[W]hilst the Tribunal might have been minded to find that its prior consent should have been sought by [Caratube] before the presentation of its Section 1782 petition, the Tribunal concludes that it is not necessary for it to order Claimant to cease and desist from the US action. A party starting a Section 1782 procedure before the US courts does so and chooses the time for such a petition at its own risk. But the existence of such a petition to domestic courts cannot interfere with the Tribunal's maintenance of its authority over the arbitral procedure and with the timetable established with the consent of the Parties.

Id. at ¶ 2.6. The Tribunal also rejected Caratube's request to delay the arbitration proceedings. See id. at ¶ 2.4. Finally, the Tribunal reserved the question of whether it would admit any documents obtained through the section 1782 petition:

Should Claimant, at a later stage of this arbitral procedure apply to admit any document produced in the Section 1782 procedure, this Tribunal will have to decide on such an application having regard to its obligation to accord procedural fairness to the Parties and particularly to [Kazakhstan's] right to object and to reply to such a document.

Id. at ¶ 2.7.

Shortly after Caratube filed its petition, this Court, seeking to streamline these proceedings, issued an Order requiring the respondents to this action to show cause as to why it should not grant Caratube's petition and issue the proposed subpoenas. See May 10, 2010 Order [Docket Entry 5], at 1. Respondents filed various responses with the Court: Krull Corporation and Dr. Mirtchev submitted a joint opposition; BGR Group filed a motion for a protective order; and GlobalOptions filed an opposition.*fn2 PIC has agreed to produce certain documents, and the Court has issued a stipulated protective order governing that production. See Stipulated Protective Order [Docket Entry 33]. Kazakhstan has filed a motion to intervene, as well as an opposition to the petition.*fn3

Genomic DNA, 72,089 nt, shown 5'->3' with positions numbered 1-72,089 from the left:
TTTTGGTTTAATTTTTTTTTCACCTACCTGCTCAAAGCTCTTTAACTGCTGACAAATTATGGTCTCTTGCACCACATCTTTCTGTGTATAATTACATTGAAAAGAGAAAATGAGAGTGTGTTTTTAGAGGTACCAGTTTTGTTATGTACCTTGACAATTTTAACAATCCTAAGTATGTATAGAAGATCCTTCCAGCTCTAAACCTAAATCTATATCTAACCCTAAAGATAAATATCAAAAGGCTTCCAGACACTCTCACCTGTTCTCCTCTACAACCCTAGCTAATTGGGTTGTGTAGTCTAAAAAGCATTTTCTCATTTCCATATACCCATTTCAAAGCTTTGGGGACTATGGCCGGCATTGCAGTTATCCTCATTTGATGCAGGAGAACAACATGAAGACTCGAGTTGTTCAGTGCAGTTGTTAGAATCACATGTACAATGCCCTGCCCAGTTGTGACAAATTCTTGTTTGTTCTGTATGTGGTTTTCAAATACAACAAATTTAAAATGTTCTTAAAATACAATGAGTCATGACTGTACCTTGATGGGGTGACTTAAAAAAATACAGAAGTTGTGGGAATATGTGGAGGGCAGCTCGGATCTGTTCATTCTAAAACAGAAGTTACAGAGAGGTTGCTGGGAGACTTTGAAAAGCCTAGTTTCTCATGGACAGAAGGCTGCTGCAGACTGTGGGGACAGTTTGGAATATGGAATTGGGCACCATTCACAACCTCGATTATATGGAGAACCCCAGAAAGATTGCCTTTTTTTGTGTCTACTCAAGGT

DISCUSSION

Caratube brings its petition pursuant to 28 U.S.C. § 1782(a), which enables district courts to order discovery "for use in a proceeding in a foreign or international tribunal." This statute authorizes a district court to permit discovery when (1) the person from whom discovery is sought resides or is found in the district of the district court to which the application is made, (2) the discovery is for use in a proceeding before a foreign tribunal, and (3) the application is made by a foreign or international tribunal or any interested person. See Schmitz v. Bernstein, Liebhard & Lifshitz, LLP, 376 F.3d 79, 83 (2d Cir. 2004).

The parties do not dispute that the respondents to this petition are each located in the District of Columbia, or that Caratube is an interested person in the international arbitration proceedings. They do, however, vigorously contest whether the ICSID arbitration is "a foreign or international tribunal" for purposes of section 1782. But even assuming that it is, and that the Court thus has the authority to grant Caratube the discovery it seeks, the Court concludes that the petition should be denied.

Even where section 1782's threshold requirements are met, "a district court is not required to grant a § 1782(a) discovery application simply because it has the authority to do so." Intel Corp. v. Advanced Micro Devices, Inc., 542 U.S. 241, 264 (2004); see also id. at 247 ("§ 1782(a) authorizes, but does not require, a federal district court to provide judicial assistance to foreign or international tribunals...."). Rather, the Supreme Court has identified several factors for courts to consider in evaluating petitions under section 1782. A court could weigh, for example, whether "the person from whom discovery is sought is a participant in the foreign proceeding." Id. at 264. Courts also "may take into account the nature of the foreign tribunal, the character of the proceedings underway abroad, and the receptivity of the foreign... court... to U.S. federal-court judicial assistance." Id. Additionally, "a district court could consider whether the § 1782(a) request conceals an attempt to circumvent foreign proof-gathering restrictions or other policies of a foreign country or the United States." Id. at 264-65. And "unduly intrusive or burdensome requests may be rejected or trimmed." Id. at 265. In examining these factors, district courts should consider "'the twin aims of [section 1782]: providing efficient means of assistance to participants in international litigation in our federal courts and encouraging foreign countries by example to provide similar means of assistance to our courts.'" Schmitz, 376 F.3d at 84 (quoting In re Application of Metallgesellschaft AG, 121 F.3d 77, 79 (2d Cir. 1997)). Here, an evaluation of those factors leads the Court to deny Caratube's petition.

A. Parties From Whom Discovery Is Sought

The Court first considers whether "the person from whom discovery is sought is a participant in the foreign proceeding." Intel, 542 U.S. at 264. If so, "the need for § 1782(a) aid generally is not as apparent as it ordinarily is when evidence is sought from a non-participant in the matter arising abroad." Id. Here, none of the respondents to Caratube's petition is a party to the ICSID arbitration. This factor, then, weighs in favor of granting the petition.